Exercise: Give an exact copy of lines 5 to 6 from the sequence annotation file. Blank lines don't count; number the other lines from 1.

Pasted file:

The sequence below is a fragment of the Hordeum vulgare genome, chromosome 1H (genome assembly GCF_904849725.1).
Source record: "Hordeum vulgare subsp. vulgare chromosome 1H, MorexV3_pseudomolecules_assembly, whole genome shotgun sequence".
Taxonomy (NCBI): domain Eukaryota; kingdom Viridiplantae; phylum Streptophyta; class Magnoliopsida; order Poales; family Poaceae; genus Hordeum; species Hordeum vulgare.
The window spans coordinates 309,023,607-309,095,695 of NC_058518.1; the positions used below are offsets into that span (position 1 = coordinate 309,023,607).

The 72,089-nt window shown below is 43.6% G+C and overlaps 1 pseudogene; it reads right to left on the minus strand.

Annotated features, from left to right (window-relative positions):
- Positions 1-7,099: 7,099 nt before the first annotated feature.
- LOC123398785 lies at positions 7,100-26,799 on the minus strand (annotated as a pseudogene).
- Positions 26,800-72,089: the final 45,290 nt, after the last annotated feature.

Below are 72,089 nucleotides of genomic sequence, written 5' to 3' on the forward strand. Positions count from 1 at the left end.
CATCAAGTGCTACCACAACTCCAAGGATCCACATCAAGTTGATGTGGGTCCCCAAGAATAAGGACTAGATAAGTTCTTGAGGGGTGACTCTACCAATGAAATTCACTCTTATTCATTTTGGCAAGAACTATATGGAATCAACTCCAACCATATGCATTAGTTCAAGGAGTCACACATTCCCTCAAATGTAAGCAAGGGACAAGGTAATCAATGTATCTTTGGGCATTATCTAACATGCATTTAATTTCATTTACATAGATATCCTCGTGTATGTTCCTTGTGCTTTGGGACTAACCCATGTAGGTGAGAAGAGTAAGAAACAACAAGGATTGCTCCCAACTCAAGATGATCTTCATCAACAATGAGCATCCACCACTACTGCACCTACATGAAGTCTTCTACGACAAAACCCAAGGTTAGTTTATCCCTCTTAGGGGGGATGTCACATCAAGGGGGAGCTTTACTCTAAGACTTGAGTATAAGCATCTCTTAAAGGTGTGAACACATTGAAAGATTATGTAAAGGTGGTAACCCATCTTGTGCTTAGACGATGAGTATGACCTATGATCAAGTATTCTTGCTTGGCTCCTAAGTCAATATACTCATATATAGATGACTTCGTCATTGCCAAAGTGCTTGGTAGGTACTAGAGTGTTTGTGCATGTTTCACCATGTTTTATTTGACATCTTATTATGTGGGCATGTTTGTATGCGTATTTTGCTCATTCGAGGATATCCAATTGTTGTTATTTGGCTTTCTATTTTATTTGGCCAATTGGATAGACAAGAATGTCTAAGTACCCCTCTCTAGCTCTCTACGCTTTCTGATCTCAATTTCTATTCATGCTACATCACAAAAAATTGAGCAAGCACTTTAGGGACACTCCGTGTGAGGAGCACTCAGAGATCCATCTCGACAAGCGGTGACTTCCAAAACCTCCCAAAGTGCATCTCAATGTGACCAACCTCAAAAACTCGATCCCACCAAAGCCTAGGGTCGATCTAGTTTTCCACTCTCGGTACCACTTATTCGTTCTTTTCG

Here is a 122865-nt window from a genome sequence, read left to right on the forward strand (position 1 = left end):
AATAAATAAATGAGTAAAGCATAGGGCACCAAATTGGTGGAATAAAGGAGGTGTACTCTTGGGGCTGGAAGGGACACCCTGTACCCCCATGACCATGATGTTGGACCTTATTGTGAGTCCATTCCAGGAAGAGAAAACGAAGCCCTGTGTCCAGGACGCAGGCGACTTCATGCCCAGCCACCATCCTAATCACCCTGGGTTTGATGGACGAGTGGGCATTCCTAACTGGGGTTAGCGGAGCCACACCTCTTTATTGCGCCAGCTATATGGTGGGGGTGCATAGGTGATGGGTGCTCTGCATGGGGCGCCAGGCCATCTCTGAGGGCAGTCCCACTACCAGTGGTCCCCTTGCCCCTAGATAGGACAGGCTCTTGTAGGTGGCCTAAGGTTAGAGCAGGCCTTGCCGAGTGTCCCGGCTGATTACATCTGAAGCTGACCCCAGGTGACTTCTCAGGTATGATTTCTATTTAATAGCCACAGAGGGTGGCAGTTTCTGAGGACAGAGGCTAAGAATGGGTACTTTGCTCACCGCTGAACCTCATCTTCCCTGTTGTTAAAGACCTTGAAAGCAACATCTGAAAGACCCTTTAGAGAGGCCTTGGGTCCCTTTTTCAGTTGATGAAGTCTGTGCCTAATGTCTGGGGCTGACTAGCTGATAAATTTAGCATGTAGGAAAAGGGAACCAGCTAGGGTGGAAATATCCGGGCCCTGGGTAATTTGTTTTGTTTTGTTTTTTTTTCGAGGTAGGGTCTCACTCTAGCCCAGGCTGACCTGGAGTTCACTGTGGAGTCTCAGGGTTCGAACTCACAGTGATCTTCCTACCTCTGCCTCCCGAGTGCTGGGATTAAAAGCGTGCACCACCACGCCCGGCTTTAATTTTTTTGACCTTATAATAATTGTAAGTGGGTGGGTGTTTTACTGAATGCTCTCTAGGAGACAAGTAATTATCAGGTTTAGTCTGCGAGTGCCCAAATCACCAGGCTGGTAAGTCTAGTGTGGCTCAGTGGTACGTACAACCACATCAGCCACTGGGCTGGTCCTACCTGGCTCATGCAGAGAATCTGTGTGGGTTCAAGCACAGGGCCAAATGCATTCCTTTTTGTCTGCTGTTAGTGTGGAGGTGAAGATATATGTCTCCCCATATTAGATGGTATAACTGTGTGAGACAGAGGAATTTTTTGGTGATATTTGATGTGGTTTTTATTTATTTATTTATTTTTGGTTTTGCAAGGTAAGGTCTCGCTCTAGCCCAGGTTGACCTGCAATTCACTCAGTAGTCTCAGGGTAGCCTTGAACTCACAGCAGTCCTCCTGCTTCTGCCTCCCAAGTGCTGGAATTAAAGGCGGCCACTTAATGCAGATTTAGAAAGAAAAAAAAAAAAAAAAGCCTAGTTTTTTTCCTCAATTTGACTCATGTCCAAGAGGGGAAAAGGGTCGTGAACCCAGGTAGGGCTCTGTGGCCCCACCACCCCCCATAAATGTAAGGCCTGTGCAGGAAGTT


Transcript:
The 72,089-nt window shown below is 43.6% G+C and overlaps 1 pseudogene; it reads right to left on the minus strand.

Annotated features, from left to right (window-relative positions):